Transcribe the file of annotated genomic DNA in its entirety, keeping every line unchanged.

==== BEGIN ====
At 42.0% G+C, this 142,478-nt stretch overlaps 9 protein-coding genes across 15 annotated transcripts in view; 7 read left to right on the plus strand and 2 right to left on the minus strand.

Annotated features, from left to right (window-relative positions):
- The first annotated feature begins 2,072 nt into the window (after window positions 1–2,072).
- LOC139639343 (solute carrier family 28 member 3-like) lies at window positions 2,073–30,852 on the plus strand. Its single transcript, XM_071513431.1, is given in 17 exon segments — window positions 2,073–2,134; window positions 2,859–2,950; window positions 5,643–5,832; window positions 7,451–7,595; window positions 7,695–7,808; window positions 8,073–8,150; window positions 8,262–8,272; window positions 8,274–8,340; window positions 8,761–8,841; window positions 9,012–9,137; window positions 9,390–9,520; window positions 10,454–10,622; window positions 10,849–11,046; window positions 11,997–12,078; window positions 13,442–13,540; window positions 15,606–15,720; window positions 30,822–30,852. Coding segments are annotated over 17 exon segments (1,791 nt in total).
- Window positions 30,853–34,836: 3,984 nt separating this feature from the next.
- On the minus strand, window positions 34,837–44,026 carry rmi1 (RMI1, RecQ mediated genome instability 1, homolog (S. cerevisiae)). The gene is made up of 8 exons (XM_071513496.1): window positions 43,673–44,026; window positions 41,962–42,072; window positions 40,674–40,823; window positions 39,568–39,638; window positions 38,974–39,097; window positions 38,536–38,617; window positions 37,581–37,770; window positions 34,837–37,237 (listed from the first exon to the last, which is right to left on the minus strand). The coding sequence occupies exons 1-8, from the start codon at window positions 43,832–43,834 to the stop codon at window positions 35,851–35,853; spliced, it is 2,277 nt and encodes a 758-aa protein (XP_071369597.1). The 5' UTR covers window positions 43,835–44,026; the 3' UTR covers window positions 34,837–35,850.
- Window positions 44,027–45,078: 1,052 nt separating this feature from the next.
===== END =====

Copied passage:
At 42.0% G+C, this 142,478-nt stretch overlaps 9 protein-coding genes across 15 annotated transcripts in view; 7 read left to right on the plus strand and 2 right to left on the minus strand.

Annotated features, from left to right (window-relative positions):
- The first annotated feature begins 2,072 nt into the window (after window positions 1–2,072).
- LOC139639343 (solute carrier family 28 member 3-like) lies at window positions 2,073–30,852 on the plus strand. Its single transcript, XM_071513431.1, is given in 17 exon segments — window positions 2,073–2,134; window positions 2,859–2,950; window positions 5,643–5,832; window positions 7,451–7,595; window positions 7,695–7,808; window positions 8,073–8,150; window positions 8,262–8,272; window positions 8,274–8,340; window positions 8,761–8,841; window positions 9,012–9,137; window positions 9,390–9,520; window positions 10,454–10,622; window positions 10,849–11,046; window positions 11,997–12,078; window positions 13,442–13,540; window positions 15,606–15,720; window positions 30,822–30,852. Coding segments are annotated over 17 exon segments (1,791 nt in total).
- Window positions 30,853–34,836: 3,984 nt separating this feature from the next.
- On the minus strand, window positions 34,837–44,026 carry rmi1 (RMI1, RecQ mediated genome instability 1, homolog (S. cerevisiae)). The gene is made up of 8 exons (XM_071513496.1): window positions 43,673–44,026; window positions 41,962–42,072; window positions 40,674–40,823; window positions 39,568–39,638; window positions 38,974–39,097; window positions 38,536–38,617; window positions 37,581–37,770; window positions 34,837–37,237 (listed from the first exon to the last, which is right to left on the minus strand). The coding sequence occupies exons 1-8, from the start codon at window positions 43,832–43,834 to the stop codon at window positions 35,851–35,853; spliced, it is 2,277 nt and encodes a 758-aa protein (XP_071369597.1). The 5' UTR covers window positions 43,835–44,026; the 3' UTR covers window positions 34,837–35,850.
- Window positions 44,027–45,078: 1,052 nt separating this feature from the next.